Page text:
Then there are those who aver that the central premise — that the Atlases (thinkers, doers of this world) can, and should, shrug — is more pertinent to the world today, than ever.

Rand draws a forceful, dismal picture of what can happen to us if the troika of altruism-collectivism-mysticism is unleashed upon society. And then, Rand provides a radical solution, too. The New York Times termed the book  “one of the most influential business books ever written.“

As of September 2007, Atlas Shrugged ranked 124th on’s bestseller list, and sales of the novel in US bookstores topped an astonishing 130,000 copies — more than when it was first published. Many million copies have been sold worldwide, over the years, and it remains a popular title, particularly among the youth, according to its publisher, the Penguin Group.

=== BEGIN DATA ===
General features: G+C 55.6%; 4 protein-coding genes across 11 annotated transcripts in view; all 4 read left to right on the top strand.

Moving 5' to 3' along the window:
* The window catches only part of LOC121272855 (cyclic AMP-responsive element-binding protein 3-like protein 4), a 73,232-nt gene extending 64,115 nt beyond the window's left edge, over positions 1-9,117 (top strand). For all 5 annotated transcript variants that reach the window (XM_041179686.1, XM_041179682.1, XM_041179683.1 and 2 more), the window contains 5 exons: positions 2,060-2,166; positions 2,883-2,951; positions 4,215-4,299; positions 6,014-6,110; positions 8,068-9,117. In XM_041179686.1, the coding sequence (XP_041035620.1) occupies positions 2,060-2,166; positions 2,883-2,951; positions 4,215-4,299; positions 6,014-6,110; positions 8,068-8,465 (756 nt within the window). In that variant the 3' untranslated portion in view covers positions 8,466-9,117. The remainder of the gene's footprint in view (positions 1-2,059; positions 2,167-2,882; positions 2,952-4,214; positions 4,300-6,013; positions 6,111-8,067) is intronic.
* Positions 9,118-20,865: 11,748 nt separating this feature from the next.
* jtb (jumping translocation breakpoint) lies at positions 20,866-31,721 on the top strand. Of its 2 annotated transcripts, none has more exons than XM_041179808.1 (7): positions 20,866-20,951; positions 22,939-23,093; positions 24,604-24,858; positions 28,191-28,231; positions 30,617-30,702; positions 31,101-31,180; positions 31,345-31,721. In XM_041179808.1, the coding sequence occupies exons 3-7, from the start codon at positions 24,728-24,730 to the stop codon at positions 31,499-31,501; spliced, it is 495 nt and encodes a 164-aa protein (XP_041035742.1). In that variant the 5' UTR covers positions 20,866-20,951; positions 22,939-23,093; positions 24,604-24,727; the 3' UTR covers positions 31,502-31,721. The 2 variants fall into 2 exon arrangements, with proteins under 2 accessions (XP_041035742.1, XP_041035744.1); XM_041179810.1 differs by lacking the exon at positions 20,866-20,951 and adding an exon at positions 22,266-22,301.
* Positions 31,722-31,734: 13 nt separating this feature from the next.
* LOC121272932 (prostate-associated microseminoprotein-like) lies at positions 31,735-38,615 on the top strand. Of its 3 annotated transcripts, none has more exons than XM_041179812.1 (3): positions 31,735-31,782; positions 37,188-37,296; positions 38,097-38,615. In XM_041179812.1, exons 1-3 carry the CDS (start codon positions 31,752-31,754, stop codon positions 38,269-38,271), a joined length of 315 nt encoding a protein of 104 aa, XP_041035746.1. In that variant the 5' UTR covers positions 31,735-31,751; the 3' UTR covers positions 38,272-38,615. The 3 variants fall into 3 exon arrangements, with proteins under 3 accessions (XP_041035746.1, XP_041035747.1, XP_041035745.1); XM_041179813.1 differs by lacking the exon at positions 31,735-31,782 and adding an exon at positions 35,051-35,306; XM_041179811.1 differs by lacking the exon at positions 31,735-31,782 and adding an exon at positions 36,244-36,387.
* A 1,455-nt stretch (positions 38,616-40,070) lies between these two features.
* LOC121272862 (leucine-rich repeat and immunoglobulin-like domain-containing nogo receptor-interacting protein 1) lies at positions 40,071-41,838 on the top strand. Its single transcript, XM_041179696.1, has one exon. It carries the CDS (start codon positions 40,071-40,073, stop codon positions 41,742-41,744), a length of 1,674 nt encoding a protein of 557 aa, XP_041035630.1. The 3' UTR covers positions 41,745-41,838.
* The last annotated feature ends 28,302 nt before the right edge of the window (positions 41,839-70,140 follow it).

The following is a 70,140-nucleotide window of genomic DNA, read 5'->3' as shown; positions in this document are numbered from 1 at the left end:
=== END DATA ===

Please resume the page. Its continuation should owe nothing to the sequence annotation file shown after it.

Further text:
There have been repeated attempts to bring Atlas Shrugged to celluloid life. The author herself blocked some earlier attempts, and plans for a television mini-series fell victim to network politics. Near the end of her life, Rand tried to write her own script, as she had done for The Fountainhead, but she died with only a third of the mini-series finished.

The latest effort involves a line-up of big names like Angelina Jolie (to play Dagny Taggart), Randall Wallace, who wrote Braveheart to do the screenplay; the moot point is, no one in Hollywood has as yet figured out a formula that will deliver to both the masses and the intellectual classes.

Over the years, readers of Rand and believers of Objectivism have learned that it is better to be quiet, even defensive, about their set of beliefs. A philosophy that preaches the virtues of selfishness, that denounces altruism, that reveres man instead of god, cannot really be held aloft as a banner in these times.